How to Win Back Inactive Email Subscribers

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With the right strategies marketers can woo back long-term, inactive subscribers.

Marketers can lure back inactive email subscribers.
Marketers can lure back inactive email subscribers.

No matter how engaging, relevant, or valuable an email campaign is every list has inactive subscribers—i.e., users who simply don't respond to marketers' messages.

“Inactive email subscribers are absolutely an inevitable conversation for marketers,” says Dave Walters, digital marketing evangelist for Silverpop, an IBM company. “But the best marketers have that conversation proactively and decide on [a plan] in advance.”

One of the best ways that marketers can be proactive about curtailing the amount of inactive subscribers is first defining what constitutes an inactive subscriber. “The interesting thing about the definition is that it's a little bit different for every company based on what [brands] sell and how much [products] cost,” Walters says. “For example, an e-commerce site versus a car dealership might have varying definitions. Those depend on the velocity of sales and what the [brand] defines as activity. The most progressive marketers, however, define activities through both interactions and purchases.”

Walters insists marketers should always consider that a customer may be active in other channels but inactive to email messages. With those subscribers, emails still can have value. And as multichannel and omnichannel campaigns become more prolific, marketers will have to track behaviors across several channels, and then connect them to email subscribers. “Many times [for marketers] it's not all about trying to sell through a digital channel, specifically email,” Walters adds. “It's more about keeping in touch with customers.”

Walters suggests that after pinpointing inactive email subscribers, marketers should then identify subscribers' pain points and issues that may be causing them to be frustrated, uninterested, and ultimately inactive. “Pain points are something you have to try and extrapolate from your interactions—or [in these cases] lack of interaction with subscribers,” Walters says.  He warns that although pain points can vary from customer to customer, irrelevant email content is often a major turn-off for email subscribers. “In fact, most email subscriber pain points are probably related to content,” Walters says. “Marketers often just don't have the same mind-set as the customer. The content is just not relevant.” He adds marketers should be continually finessing or changing content and zeroing-in on what works—and of course what doesn't. “Most marketers are so busy that it's easy for them to [use] email strategies from last year; for instance, the same template or subject line,” Walters says. “But they should attempt to radically change a style or do something functionally different because realistically there's a great chance the content just isn't interesting to subscribers.”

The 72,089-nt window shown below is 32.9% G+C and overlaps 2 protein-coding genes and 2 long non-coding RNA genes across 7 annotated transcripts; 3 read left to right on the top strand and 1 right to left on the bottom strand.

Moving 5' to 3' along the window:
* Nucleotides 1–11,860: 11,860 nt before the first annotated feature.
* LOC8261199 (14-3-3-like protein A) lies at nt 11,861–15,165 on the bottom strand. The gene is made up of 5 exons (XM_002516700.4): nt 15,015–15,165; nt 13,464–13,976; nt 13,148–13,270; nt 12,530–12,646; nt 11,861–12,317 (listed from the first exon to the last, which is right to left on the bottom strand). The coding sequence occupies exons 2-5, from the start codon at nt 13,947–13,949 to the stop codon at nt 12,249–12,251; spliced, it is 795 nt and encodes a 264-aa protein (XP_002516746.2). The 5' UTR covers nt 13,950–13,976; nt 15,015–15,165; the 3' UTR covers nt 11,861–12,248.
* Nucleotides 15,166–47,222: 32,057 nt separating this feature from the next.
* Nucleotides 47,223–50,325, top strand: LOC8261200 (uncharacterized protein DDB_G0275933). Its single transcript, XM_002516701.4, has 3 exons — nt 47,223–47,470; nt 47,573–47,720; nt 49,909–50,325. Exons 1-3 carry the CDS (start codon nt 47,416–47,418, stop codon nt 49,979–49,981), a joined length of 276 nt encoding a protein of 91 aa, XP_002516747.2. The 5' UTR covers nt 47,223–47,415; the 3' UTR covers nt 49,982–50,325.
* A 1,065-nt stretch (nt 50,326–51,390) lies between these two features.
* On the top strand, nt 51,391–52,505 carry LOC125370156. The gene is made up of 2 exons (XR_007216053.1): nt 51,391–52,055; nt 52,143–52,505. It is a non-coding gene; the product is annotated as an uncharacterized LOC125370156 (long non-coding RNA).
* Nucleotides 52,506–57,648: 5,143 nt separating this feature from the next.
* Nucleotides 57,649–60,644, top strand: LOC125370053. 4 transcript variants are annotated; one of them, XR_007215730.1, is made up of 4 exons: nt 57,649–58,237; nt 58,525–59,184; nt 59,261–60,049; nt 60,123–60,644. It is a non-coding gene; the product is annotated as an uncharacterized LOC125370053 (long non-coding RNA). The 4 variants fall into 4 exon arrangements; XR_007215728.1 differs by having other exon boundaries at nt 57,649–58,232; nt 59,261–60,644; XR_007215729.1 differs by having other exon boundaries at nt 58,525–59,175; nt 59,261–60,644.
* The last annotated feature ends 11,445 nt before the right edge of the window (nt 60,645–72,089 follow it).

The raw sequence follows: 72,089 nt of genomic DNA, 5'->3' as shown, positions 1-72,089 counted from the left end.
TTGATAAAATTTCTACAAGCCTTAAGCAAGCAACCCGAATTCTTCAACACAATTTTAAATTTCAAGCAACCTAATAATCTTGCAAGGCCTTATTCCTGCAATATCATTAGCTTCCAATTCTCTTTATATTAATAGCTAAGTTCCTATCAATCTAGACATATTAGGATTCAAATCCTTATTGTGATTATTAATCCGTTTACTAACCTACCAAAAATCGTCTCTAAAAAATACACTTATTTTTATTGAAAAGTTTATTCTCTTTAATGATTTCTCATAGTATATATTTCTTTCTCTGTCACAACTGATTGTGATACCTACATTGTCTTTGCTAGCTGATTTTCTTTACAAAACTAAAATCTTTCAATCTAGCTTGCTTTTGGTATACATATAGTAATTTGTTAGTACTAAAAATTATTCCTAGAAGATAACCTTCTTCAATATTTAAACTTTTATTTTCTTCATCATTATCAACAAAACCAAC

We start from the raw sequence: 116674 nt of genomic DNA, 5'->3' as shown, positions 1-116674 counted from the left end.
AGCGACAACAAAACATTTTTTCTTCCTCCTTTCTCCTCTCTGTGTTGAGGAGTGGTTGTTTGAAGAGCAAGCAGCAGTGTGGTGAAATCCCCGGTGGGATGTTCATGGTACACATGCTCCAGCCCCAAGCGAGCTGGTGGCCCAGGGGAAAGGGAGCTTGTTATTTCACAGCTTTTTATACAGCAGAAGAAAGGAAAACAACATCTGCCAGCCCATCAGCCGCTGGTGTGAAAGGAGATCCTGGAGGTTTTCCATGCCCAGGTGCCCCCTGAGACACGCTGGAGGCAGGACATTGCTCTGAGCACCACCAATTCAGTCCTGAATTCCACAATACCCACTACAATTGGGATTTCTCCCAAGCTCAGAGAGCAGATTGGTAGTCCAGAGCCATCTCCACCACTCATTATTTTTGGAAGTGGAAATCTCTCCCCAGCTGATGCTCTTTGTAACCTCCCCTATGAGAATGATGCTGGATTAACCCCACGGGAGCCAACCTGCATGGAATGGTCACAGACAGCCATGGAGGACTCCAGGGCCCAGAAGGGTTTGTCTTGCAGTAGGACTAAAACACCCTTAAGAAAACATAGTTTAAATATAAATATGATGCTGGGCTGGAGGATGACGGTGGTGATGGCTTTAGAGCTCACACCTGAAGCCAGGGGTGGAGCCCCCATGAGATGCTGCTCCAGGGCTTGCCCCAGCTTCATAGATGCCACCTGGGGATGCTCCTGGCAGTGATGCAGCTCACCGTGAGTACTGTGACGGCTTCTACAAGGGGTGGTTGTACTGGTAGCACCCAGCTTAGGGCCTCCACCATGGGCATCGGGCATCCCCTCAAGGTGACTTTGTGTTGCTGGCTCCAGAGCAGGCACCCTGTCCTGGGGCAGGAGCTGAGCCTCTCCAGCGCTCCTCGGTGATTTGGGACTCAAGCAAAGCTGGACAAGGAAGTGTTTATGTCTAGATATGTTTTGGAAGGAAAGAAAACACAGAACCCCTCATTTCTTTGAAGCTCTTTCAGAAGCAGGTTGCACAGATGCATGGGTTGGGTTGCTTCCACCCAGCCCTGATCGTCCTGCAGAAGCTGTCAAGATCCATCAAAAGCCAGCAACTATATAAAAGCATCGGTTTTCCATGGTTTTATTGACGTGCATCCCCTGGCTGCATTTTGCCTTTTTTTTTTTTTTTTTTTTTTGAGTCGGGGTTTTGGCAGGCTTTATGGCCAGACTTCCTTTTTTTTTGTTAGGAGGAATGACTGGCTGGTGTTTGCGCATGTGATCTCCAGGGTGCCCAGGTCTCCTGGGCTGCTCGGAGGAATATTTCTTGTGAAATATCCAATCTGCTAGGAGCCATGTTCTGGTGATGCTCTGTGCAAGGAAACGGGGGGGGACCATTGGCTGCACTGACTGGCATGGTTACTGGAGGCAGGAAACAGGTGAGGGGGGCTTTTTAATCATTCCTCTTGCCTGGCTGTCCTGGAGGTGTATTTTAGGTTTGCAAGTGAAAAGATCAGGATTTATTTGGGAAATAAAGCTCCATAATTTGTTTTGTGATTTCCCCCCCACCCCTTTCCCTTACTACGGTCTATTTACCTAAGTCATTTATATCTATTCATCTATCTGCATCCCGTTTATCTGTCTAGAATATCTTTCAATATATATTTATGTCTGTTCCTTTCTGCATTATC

Brands can attempt to re-engage their inactive subscribers, Walters says, by creating simple, direct, enticing messages that provide valuable offers: “Send out a final call-to-action. Perhaps create two or three touch campaigns. Typically these emails should have great offers to get subscribers to purchase.”

Walters says marketers at one point should determine when to simply suppress messages to long-term, inactive email subscribers. “I always warn marketers not to change customers' preferences. Don't opt people out [of email lists] when they didn't ask for that,” he says. An opt-out, he says, should be initiated by the customers—not marketers. Walters says marketers may later have an opportunity to reconnect with these same inactive subscribers who've made in-store purchases or interacted with the brand's other channels. He says brands should instead segment inactive email subscribers into a separate list: “It's important for a marketer to remember, brands will never get the majority of inactivates back. But some will return and eventually come back into the flow.”

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